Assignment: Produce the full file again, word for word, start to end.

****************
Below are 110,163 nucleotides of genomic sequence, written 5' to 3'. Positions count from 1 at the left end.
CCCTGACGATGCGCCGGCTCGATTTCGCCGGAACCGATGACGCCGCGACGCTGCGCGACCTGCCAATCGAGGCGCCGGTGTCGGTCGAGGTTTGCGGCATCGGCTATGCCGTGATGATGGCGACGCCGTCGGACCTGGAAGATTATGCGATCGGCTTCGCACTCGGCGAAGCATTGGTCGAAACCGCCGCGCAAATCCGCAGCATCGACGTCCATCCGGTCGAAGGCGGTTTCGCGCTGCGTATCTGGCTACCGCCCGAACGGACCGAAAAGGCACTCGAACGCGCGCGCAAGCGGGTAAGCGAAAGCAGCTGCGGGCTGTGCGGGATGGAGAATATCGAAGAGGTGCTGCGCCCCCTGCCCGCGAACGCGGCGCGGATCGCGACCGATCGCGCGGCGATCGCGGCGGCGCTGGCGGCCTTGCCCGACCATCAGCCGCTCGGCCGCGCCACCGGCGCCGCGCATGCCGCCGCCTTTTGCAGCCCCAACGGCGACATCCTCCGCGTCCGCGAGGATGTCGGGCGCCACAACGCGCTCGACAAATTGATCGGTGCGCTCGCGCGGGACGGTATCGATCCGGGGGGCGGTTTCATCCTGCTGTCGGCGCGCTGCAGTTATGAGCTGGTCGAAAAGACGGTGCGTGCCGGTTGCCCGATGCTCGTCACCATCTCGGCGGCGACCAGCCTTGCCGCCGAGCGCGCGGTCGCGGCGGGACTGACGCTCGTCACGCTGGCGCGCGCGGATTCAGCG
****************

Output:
Below are 110,163 nucleotides of genomic sequence, written 5' to 3'. Positions count from 1 at the left end.
CCCTGACGATGCGCCGGCTCGATTTCGCCGGAACCGATGACGCCGCGACGCTGCGCGACCTGCCAATCGAGGCGCCGGTGTCGGTCGAGGTTTGCGGCATCGGCTATGCCGTGATGATGGCGACGCCGTCGGACCTGGAAGATTATGCGATCGGCTTCGCACTCGGCGAAGCATTGGTCGAAACCGCCGCGCAAATCCGCAGCATCGACGTCCATCCGGTCGAAGGCGGTTTCGCGCTGCGTATCTGGCTACCGCCCGAACGGACCGAAAAGGCACTCGAACGCGCGCGCAAGCGGGTAAGCGAAAGCAGCTGCGGGCTGTGCGGGATGGAGAATATCGAAGAGGTGCTGCGCCCCCTGCCCGCGAACGCGGCGCGGATCGCGACCGATCGCGCGGCGATCGCGGCGGCGCTGGCGGCCTTGCCCGACCATCAGCCGCTCGGCCGCGCCACCGGCGCCGCGCATGCCGCCGCCTTTTGCAGCCCCAACGGCGACATCCTCCGCGTCCGCGAGGATGTCGGGCGCCACAACGCGCTCGACAAATTGATCGGTGCGCTCGCGCGGGACGGTATCGATCCGGGGGGCGGTTTCATCCTGCTGTCGGCGCGCTGCAGTTATGAGCTGGTCGAAAAGACGGTGCGTGCCGGTTGCCCGATGCTCGTCACCATCTCGGCGGCGACCAGCCTTGCCGCCGAGCGCGCGGTCGCGGCGGGACTGACGCTCGTCACGCTGGCGCGCGCGGATTCAGCG